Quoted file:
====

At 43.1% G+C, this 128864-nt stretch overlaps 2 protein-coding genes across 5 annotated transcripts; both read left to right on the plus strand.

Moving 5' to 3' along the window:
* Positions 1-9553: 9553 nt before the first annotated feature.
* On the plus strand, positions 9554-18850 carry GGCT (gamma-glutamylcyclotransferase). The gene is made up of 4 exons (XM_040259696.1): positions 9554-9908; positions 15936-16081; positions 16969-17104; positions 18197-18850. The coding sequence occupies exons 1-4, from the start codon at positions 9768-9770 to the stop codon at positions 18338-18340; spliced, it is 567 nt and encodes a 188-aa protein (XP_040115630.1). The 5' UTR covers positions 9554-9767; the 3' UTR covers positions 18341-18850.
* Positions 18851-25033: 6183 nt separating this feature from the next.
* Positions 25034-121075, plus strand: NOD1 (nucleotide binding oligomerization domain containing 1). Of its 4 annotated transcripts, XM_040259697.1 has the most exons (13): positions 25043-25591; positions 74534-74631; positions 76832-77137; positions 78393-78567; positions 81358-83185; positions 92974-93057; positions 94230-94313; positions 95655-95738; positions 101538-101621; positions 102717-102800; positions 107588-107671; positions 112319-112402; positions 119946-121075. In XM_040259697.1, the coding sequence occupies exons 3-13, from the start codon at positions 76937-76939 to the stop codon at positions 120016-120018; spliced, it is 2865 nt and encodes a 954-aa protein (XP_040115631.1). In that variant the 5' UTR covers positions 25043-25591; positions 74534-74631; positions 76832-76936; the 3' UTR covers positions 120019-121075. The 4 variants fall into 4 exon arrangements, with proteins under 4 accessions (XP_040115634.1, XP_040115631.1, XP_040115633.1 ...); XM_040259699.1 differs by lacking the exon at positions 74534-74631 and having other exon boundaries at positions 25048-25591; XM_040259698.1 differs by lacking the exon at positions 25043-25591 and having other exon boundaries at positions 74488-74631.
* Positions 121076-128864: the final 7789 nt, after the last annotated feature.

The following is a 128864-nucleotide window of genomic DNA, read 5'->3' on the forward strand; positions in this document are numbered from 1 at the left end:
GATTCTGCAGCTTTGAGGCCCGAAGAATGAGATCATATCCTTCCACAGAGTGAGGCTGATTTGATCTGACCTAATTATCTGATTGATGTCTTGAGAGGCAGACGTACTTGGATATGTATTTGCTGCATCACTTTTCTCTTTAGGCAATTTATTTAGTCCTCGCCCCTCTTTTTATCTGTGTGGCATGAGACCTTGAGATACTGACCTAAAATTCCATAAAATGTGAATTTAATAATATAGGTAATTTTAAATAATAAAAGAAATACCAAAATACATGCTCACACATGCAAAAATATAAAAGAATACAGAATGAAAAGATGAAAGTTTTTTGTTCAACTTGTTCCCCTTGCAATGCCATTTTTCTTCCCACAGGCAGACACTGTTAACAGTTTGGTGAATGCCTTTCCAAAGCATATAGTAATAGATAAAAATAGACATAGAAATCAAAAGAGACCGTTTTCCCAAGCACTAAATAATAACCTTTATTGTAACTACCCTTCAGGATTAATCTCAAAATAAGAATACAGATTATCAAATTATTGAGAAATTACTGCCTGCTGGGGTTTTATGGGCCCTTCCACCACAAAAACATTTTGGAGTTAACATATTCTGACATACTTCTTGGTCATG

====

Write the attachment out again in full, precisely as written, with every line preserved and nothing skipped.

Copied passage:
At 43.1% G+C, this 128864-nt stretch overlaps 2 protein-coding genes across 5 annotated transcripts; both read left to right on the plus strand.

Moving 5' to 3' along the window:
* Positions 1-9553: 9553 nt before the first annotated feature.
* On the plus strand, positions 9554-18850 carry GGCT (gamma-glutamylcyclotransferase). The gene is made up of 4 exons (XM_040259696.1): positions 9554-9908; positions 15936-16081; positions 16969-17104; positions 18197-18850. The coding sequence occupies exons 1-4, from the start codon at positions 9768-9770 to the stop codon at positions 18338-18340; spliced, it is 567 nt and encodes a 188-aa protein (XP_040115630.1). The 5' UTR covers positions 9554-9767; the 3' UTR covers positions 18341-18850.
* Positions 18851-25033: 6183 nt separating this feature from the next.
* Positions 25034-121075, plus strand: NOD1 (nucleotide binding oligomerization domain containing 1). Of its 4 annotated transcripts, XM_040259697.1 has the most exons (13): positions 25043-25591; positions 74534-74631; positions 76832-77137; positions 78393-78567; positions 81358-83185; positions 92974-93057; positions 94230-94313; positions 95655-95738; positions 101538-101621; positions 102717-102800; positions 107588-107671; positions 112319-112402; positions 119946-121075. In XM_040259697.1, the coding sequence occupies exons 3-13, from the start codon at positions 76937-76939 to the stop codon at positions 120016-120018; spliced, it is 2865 nt and encodes a 954-aa protein (XP_040115631.1). In that variant the 5' UTR covers positions 25043-25591; positions 74534-74631; positions 76832-76936; the 3' UTR covers positions 120019-121075. The 4 variants fall into 4 exon arrangements, with proteins under 4 accessions (XP_040115634.1, XP_040115631.1, XP_040115633.1 ...); XM_040259699.1 differs by lacking the exon at positions 74534-74631 and having other exon boundaries at positions 25048-25591; XM_040259698.1 differs by lacking the exon at positions 25043-25591 and having other exon boundaries at positions 74488-74631.
* Positions 121076-128864: the final 7789 nt, after the last annotated feature.

The following is a 128864-nucleotide window of genomic DNA, read 5'->3' on the forward strand; positions in this document are numbered from 1 at the left end:
GATTCTGCAGCTTTGAGGCCCGAAGAATGAGATCATATCCTTCCACAGAGTGAGGCTGATTTGATCTGACCTAATTATCTGATTGATGTCTTGAGAGGCAGACGTACTTGGATATGTATTTGCTGCATCACTTTTCTCTTTAGGCAATTTATTTAGTCCTCGCCCCTCTTTTTATCTGTGTGGCATGAGACCTTGAGATACTGACCTAAAATTCCATAAAATGTGAATTTAATAATATAGGTAATTTTAAATAATAAAAGAAATACCAAAATACATGCTCACACATGCAAAAATATAAAAGAATACAGAATGAAAAGATGAAAGTTTTTTGTTCAACTTGTTCCCCTTGCAATGCCATTTTTCTTCCCACAGGCAGACACTGTTAACAGTTTGGTGAATGCCTTTCCAAAGCATATAGTAATAGATAAAAATAGACATAGAAATCAAAAGAGACCGTTTTCCCAAGCACTAAATAATAACCTTTATTGTAACTACCCTTCAGGATTAATCTCAAAATAAGAATACAGATTATCAAATTATTGAGAAATTACTGCCTGCTGGGGTTTTATGGGCCCTTCCACCACAAAAACATTTTGGAGTTAACATATTCTGACATACTTCTTGGTCATG